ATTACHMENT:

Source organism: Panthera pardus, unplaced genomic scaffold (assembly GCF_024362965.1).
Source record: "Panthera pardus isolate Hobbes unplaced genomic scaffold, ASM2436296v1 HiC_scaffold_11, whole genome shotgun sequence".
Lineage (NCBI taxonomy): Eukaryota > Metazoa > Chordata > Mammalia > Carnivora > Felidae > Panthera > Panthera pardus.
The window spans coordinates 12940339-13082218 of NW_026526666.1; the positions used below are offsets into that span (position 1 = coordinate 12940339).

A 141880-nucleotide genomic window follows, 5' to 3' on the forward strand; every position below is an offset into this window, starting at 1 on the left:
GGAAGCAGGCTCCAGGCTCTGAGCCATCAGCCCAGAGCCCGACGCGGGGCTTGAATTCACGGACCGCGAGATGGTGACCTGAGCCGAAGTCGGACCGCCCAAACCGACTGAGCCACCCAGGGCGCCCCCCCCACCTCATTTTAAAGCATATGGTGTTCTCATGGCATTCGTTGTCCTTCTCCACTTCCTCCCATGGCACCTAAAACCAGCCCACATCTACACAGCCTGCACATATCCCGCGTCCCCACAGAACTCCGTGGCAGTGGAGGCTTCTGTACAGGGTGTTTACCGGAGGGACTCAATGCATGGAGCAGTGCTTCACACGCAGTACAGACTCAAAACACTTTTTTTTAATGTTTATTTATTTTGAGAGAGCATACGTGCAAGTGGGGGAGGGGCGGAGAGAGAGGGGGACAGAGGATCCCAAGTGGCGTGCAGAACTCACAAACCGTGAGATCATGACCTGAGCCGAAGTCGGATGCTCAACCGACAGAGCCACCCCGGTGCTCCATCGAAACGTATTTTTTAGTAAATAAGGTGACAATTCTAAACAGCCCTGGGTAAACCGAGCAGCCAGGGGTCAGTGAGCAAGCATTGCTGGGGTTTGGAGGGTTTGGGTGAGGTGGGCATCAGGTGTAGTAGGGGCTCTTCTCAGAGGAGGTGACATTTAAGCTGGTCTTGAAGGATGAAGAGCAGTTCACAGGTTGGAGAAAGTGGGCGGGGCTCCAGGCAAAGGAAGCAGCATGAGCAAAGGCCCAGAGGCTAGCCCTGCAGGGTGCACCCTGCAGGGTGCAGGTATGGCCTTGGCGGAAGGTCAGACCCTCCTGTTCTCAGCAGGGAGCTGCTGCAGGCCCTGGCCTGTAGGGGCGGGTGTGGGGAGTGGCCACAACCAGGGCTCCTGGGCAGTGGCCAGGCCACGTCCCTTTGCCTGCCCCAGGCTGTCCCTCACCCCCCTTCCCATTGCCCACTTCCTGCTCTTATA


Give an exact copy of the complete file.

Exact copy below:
Source organism: Panthera pardus, unplaced genomic scaffold (assembly GCF_024362965.1).
Source record: "Panthera pardus isolate Hobbes unplaced genomic scaffold, ASM2436296v1 HiC_scaffold_11, whole genome shotgun sequence".
Lineage (NCBI taxonomy): Eukaryota > Metazoa > Chordata > Mammalia > Carnivora > Felidae > Panthera > Panthera pardus.
The window spans coordinates 12940339-13082218 of NW_026526666.1; the positions used below are offsets into that span (position 1 = coordinate 12940339).

A 141880-nucleotide genomic window follows, 5' to 3' on the forward strand; every position below is an offset into this window, starting at 1 on the left:
GGAAGCAGGCTCCAGGCTCTGAGCCATCAGCCCAGAGCCCGACGCGGGGCTTGAATTCACGGACCGCGAGATGGTGACCTGAGCCGAAGTCGGACCGCCCAAACCGACTGAGCCACCCAGGGCGCCCCCCCCACCTCATTTTAAAGCATATGGTGTTCTCATGGCATTCGTTGTCCTTCTCCACTTCCTCCCATGGCACCTAAAACCAGCCCACATCTACACAGCCTGCACATATCCCGCGTCCCCACAGAACTCCGTGGCAGTGGAGGCTTCTGTACAGGGTGTTTACCGGAGGGACTCAATGCATGGAGCAGTGCTTCACACGCAGTACAGACTCAAAACACTTTTTTTTAATGTTTATTTATTTTGAGAGAGCATACGTGCAAGTGGGGGAGGGGCGGAGAGAGAGGGGGACAGAGGATCCCAAGTGGCGTGCAGAACTCACAAACCGTGAGATCATGACCTGAGCCGAAGTCGGATGCTCAACCGACAGAGCCACCCCGGTGCTCCATCGAAACGTATTTTTTAGTAAATAAGGTGACAATTCTAAACAGCCCTGGGTAAACCGAGCAGCCAGGGGTCAGTGAGCAAGCATTGCTGGGGTTTGGAGGGTTTGGGTGAGGTGGGCATCAGGTGTAGTAGGGGCTCTTCTCAGAGGAGGTGACATTTAAGCTGGTCTTGAAGGATGAAGAGCAGTTCACAGGTTGGAGAAAGTGGGCGGGGCTCCAGGCAAAGGAAGCAGCATGAGCAAAGGCCCAGAGGCTAGCCCTGCAGGGTGCACCCTGCAGGGTGCAGGTATGGCCTTGGCGGAAGGTCAGACCCTCCTGTTCTCAGCAGGGAGCTGCTGCAGGCCCTGGCCTGTAGGGGCGGGTGTGGGGAGTGGCCACAACCAGGGCTCCTGGGCAGTGGCCAGGCCACGTCCCTTTGCCTGCCCCAGGCTGTCCCTCACCCCCCTTCCCATTGCCCACTTCCTGCTCTTATA